They asked, you answered—now a diverse, 
amazing community park is in the works.
With an edible forest, hops garden, farmhouse picnic shelter, dog park and out-of-this world playground, Fort Collins’ next community park proves you really CAN be all things to all people. The 54-acre Twin Silo Park, to be built along Ziegler and Kechter roads, will have something for everyone—in direct response to community input. With support from local Ripley Design, Denver landscape architecture firm Civitas, Inc., known for its focus on urban health and nature-in-the-city public engagement in major projects across the country, has knit together an elaborate quilt of native open space and trails for runners, joggers and dog-walkers along with a mix of gardens, orchards and playing fields.

{ News & Notes }

Faces of NoCo
Age: 29

Where he’s from: North Dakota

What he’s doing: Taking a break from work as a dishwasher at Jaws Sushi

Where we came across him: The Atzlan Center gym, shooting hoops

What he likes best about FoCo: The slow pace

What keeps him up at night: “Well, I cried twice today, when I heard the news about the Dakota Pipeline. It means my people are going to struggle more. There will be more teargas, more mace. All because we want clear water. I also care about equality.”

What his goals are: “I’m going try like hell to help—I want to help my people. I’m in school now with the hope of becoming a drug and alcohol counselor. I’m full-blooded Lakota Sioux. I want my sons to come up in a world where they’re not looked down upon. I was homeless for most of my 20s. Now I’ve found a place, and I’m in a good place.”

What makes him happy: “Being here, at the gym! I listen to my native music, I shoot hoops, I think.” —Laura Pritchett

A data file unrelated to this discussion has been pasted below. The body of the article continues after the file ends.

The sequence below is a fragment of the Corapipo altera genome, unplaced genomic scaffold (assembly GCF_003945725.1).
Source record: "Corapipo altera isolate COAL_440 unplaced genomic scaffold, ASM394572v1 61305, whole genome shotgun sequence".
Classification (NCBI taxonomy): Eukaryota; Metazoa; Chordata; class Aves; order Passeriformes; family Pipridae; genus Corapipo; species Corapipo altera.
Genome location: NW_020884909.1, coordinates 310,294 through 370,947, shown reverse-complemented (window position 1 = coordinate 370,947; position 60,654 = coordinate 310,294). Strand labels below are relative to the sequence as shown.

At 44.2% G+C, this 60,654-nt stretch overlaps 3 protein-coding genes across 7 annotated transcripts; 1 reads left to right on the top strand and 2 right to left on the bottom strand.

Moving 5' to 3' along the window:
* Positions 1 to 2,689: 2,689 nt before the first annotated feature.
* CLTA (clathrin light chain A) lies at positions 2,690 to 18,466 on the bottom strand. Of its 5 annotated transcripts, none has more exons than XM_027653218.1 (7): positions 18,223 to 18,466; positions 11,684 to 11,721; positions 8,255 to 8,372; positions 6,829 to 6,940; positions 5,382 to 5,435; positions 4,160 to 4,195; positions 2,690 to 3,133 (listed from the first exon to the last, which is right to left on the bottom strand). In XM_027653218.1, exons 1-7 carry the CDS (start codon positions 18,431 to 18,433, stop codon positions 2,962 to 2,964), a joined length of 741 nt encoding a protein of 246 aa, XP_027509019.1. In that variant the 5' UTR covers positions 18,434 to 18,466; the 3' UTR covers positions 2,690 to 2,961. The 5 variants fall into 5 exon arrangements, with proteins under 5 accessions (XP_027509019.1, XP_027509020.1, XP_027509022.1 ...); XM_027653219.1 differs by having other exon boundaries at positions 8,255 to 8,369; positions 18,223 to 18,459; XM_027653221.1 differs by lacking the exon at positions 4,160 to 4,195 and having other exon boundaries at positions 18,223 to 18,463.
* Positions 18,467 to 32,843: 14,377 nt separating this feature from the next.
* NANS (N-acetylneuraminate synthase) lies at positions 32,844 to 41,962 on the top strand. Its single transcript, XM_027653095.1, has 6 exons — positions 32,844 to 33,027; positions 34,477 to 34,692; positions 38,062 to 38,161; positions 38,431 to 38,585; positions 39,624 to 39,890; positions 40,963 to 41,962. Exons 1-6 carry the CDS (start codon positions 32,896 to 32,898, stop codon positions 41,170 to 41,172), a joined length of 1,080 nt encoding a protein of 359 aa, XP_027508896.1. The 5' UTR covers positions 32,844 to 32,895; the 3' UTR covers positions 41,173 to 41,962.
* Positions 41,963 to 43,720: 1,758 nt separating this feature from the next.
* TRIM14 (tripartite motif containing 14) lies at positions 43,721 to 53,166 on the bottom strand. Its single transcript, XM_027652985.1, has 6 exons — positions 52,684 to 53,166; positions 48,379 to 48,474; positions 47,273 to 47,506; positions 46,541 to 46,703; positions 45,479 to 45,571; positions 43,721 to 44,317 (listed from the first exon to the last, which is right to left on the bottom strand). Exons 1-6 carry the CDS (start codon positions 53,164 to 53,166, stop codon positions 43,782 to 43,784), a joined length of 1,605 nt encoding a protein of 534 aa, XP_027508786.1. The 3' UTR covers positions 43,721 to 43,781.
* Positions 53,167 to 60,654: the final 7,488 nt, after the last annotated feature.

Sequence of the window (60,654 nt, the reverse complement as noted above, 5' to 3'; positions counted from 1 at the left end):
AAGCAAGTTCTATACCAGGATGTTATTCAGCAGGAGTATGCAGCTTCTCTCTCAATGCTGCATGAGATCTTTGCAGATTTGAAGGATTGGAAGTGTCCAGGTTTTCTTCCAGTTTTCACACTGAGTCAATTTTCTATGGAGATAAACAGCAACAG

{ News & Notes }

Tried and Tested
These blooms are guaranteed to thrive in NoCo gardens.
As the ground thaws, check your favorite nursery for these three winners from the Colorado State University Trial Gardens to plant now.

1. Judges awarded “Best in Show” to the Argyranthemum “Pure White Butterfly” (pictured, right) for the brilliant blooms that covered the plant continuously through the season, even when most flowers withered in the summer heat. This continuous growth means gardeners don’t need to deadhead to keep the blooms coming.

2. “Summerific Cherry Cheesecake” hibiscus was a winner in the perennial category—these plate-sized flowers bring a pop of exotic color to Colorado.

3. The “Cool Wave Frost Pansy” nailed “Best in Show” for cold-weather blooms in 2016. It’s ability to spread makes it perfect for hanging baskets. More winners? Visit flowertrials. colostate.edu — C. C.

{ News & Notes }

Casting for Inspiration
The FT3—the self-described “pre-eminent exhibition of fly-fishing cinema”—hits town on March 25.
What Sundance is to indie geeks and the Banff Mountain film fest is adrenaline junkies, so is the Fly Fishing Film Tour (F3T) to the rod-and-reel crowd. The fest features eight films set in far-flung locations (this year’s lineup includes Siberia, Mexico, Kamchatka), with each focusing on the quest for a particular species of fish—chasing tarpon, trout, salmon and more.
Spokesperson for The F3T Doug Powell says each tour stop is a gathering of the fly fishing tribe in each city. “It’s a way to celebrate the sport, talk about upcoming trips and dream about bucket list locations in the future,” said Powell. The Northern Colorado stop is a highlight on the film tour because it home to a vibrant large community of fly fishers, and, according to Powell, one of the greatest fly shops in the entire country, St. Peter’s Fly Shop. “[St. Peter’s is] the reason we started coming to Fort Collins—and also why Fort Collins is one of our favorite stops on the tour.”

The 11th Annual Fly Fishing Film Tour comes to the Lincoln Center on March 25 at 7 p.m. Tickets are $17 at lctix.com.
—Allison LeCain

Fort Collins Magazine / Spring 2017

Fort Collins Magazine
Barefoot Lakes

{ Style & Shopping }

Made in Noco
Fort Collins fitness fashion to help you find your wings.